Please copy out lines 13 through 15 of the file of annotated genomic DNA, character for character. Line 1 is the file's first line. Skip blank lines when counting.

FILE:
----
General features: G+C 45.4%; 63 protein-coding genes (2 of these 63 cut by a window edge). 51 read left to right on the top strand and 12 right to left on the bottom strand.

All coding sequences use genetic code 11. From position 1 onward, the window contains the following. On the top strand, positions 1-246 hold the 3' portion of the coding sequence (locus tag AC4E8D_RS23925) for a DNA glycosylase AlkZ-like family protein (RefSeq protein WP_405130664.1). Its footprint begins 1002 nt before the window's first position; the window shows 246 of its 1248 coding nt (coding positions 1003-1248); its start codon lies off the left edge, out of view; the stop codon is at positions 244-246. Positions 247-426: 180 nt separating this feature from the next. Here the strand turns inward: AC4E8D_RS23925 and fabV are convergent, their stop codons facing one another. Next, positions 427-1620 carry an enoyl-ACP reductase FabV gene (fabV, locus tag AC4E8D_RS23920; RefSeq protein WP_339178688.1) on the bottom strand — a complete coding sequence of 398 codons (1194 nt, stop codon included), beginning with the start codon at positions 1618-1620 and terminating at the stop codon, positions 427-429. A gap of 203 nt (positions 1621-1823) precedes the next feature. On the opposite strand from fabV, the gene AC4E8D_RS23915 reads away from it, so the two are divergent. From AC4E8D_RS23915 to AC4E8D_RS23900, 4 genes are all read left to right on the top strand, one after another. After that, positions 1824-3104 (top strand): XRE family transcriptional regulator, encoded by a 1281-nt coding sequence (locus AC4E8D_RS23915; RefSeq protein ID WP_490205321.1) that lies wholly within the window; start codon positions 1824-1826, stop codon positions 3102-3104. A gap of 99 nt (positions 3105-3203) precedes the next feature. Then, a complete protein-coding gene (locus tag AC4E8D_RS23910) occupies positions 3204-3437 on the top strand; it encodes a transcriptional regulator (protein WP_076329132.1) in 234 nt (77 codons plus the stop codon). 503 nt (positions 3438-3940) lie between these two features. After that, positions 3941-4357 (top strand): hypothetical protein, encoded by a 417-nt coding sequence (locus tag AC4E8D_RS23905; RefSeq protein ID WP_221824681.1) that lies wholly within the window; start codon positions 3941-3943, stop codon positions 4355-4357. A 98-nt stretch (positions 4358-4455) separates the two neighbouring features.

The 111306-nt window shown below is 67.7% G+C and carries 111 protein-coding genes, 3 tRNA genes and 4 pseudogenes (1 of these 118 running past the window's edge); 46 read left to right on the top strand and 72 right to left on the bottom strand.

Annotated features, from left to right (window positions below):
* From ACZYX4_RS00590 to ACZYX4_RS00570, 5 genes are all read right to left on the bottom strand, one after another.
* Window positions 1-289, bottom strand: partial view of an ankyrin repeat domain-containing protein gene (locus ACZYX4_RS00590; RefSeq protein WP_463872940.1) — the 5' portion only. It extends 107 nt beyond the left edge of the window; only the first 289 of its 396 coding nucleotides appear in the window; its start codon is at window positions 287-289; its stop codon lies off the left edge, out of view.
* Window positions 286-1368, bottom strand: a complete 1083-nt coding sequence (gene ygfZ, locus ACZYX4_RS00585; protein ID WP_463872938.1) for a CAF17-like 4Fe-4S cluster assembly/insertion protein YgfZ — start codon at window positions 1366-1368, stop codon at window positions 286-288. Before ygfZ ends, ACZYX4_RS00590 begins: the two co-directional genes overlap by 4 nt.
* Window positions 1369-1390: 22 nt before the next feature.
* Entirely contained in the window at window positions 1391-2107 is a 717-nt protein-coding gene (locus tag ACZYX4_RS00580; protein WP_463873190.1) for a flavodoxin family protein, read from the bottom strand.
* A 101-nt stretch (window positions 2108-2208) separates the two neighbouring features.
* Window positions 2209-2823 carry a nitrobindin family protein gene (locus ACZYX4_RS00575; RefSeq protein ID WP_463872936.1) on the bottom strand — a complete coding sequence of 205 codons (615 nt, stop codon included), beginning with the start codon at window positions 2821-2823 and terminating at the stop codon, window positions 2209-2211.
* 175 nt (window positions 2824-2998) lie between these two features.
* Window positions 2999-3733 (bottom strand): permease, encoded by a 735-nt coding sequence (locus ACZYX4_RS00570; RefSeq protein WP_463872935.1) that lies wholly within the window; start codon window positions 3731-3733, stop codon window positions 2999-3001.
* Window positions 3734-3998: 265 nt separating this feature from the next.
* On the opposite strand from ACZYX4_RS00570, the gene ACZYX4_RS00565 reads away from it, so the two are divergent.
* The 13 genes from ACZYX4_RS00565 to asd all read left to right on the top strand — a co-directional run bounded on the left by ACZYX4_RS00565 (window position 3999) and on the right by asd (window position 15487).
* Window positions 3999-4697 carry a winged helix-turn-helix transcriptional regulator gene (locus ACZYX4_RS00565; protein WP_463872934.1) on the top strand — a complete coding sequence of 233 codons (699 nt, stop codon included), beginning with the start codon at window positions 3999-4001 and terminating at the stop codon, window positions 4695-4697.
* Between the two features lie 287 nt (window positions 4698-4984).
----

* Window positions 2999-3733 (bottom strand): permease, encoded by a 735-nt coding sequence (locus ACZYX4_RS00570; RefSeq protein WP_463872935.1) that lies wholly within the window; start codon window positions 3731-3733, stop codon window positions 2999-3001.
* Window positions 3734-3998: 265 nt separating this feature from the next.
* On the opposite strand from ACZYX4_RS00570, the gene ACZYX4_RS00565 reads away from it, so the two are divergent.